A History of Diamond Treatments: Artistry and Value through Cutting and Dying

Sunday, May 15, 2011 4:21:45 PM America/Los_Angeles

Diamond treatments in the 14th Century were known to be an art form that significantly increased the value of the diamond. It was first in the early 14th Century when the true polishing and cutting to create new facet arrangements and shapes where thought to evolve (Balfour, 2000). As cutting technology advanced, it was natural that the diamond manufacturers learned how to improve the brilliance and color of a diamond. As a result is probable that a variety of coating techniques soon emerged. One of the oldest accounts of a master jeweler improving a diamonds appearance by treating the diamond’s surface with substances occurred in mid-century Italy. Benvenuto Cellini was commissioned to mount a diamond given by Holy Roman Emperor Charles V to Pope Paul III. Not only was diamond coating legal at this time, it was considered a widely accepted practice. To impress his colleagues, Cellini conducted the diamond coating publicly, to display his expertise. By applying a formula of pure gum mastic, linseed oil, almond oil, turpentine and lampblack to the base of the stone, he “seemed to remove from it any internal imperfections and make of it a stone of perfect quality (Cellini, 1568).” In doing so, the results were so dramatic that his audience declared an increase in the value of the diamond from 12,000 to 20,000 scudi (the precursor to the Italian lira)! Cellini’s writings further describe how the color of yellow diamonds could be improved by replacing the lampblack with and indigo dye. We know that the mastic and lampblack formula was employed for several centuries after Cellini, and a review of literature indicates it was the prominent treatment until the mid-20th century. Although formulas changed as the science of chemistry progressed, the application of blue coatings to diamonds were popular in the early 1900’s. Visit soon and enjoy Hadar Diamond’s next posting that will discuss contemporary diamond treatments…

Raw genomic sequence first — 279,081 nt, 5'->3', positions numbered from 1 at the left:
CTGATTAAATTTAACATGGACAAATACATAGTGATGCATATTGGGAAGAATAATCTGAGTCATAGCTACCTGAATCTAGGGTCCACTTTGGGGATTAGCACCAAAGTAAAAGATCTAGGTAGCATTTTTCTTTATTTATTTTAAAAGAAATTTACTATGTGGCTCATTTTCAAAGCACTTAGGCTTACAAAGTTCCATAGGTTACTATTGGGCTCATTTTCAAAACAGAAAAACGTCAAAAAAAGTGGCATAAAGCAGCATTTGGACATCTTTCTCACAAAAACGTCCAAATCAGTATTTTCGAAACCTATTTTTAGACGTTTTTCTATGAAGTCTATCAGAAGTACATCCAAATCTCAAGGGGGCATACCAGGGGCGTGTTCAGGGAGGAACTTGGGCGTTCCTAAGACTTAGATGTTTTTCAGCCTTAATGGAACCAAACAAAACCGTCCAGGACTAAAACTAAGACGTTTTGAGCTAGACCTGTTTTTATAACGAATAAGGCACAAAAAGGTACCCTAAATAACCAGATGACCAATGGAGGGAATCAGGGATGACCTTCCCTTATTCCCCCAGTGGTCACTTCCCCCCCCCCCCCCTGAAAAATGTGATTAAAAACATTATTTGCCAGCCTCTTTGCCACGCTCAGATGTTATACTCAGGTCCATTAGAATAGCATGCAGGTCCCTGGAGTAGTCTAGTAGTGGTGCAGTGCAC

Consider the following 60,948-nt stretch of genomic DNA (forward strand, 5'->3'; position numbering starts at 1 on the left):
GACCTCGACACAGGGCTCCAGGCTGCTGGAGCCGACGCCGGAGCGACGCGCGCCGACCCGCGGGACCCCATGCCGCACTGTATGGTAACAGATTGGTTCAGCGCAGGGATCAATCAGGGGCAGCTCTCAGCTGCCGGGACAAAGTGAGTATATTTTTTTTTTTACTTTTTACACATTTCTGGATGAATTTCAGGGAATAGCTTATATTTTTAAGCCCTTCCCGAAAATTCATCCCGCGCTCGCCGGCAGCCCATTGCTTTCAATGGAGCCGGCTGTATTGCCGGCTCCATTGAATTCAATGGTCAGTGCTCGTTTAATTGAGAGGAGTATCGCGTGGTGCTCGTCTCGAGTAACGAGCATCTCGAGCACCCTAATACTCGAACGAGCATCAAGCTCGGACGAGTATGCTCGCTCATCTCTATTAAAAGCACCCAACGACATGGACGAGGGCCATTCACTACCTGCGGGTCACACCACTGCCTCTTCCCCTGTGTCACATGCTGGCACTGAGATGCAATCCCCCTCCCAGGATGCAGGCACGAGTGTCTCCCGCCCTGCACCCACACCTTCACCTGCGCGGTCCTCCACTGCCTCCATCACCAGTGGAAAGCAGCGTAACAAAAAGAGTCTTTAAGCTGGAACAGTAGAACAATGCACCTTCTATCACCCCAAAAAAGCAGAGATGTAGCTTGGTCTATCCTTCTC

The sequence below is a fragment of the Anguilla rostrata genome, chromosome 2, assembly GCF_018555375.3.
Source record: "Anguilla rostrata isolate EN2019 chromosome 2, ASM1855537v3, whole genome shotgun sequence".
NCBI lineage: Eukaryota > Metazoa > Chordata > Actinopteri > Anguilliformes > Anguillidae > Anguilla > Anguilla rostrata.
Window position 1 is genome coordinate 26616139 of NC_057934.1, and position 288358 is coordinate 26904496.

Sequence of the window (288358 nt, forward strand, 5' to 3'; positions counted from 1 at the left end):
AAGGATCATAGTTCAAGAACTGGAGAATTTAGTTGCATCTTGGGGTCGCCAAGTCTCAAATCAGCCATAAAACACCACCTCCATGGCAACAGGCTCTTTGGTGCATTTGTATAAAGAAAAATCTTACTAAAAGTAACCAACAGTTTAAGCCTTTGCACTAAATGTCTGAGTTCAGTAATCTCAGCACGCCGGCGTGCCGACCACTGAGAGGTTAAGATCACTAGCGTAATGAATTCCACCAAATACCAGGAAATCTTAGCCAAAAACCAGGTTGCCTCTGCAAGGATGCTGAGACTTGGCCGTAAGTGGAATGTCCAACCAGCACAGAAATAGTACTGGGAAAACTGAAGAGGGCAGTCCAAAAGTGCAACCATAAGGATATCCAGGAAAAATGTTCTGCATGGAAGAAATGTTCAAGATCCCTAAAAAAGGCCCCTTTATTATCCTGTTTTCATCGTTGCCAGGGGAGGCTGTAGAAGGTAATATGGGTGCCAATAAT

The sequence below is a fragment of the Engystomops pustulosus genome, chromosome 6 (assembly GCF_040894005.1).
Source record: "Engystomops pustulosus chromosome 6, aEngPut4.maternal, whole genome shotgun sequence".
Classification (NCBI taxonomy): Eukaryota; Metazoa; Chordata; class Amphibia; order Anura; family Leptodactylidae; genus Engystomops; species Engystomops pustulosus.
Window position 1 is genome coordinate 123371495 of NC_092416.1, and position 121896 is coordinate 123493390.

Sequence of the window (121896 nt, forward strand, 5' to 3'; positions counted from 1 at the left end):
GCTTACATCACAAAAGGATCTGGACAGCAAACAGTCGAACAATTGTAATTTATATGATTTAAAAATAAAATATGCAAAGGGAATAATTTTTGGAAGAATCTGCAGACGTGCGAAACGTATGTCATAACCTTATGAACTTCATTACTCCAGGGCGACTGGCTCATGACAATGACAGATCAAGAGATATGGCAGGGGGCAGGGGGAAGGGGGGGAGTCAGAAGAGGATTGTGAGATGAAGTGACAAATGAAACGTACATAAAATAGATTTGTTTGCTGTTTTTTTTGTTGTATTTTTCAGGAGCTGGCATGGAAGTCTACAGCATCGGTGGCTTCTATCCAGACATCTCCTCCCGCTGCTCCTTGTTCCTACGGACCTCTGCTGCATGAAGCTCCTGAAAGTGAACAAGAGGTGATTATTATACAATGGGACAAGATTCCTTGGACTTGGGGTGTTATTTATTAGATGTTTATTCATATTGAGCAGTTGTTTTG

Posted in Articles By

Cassandra Taylor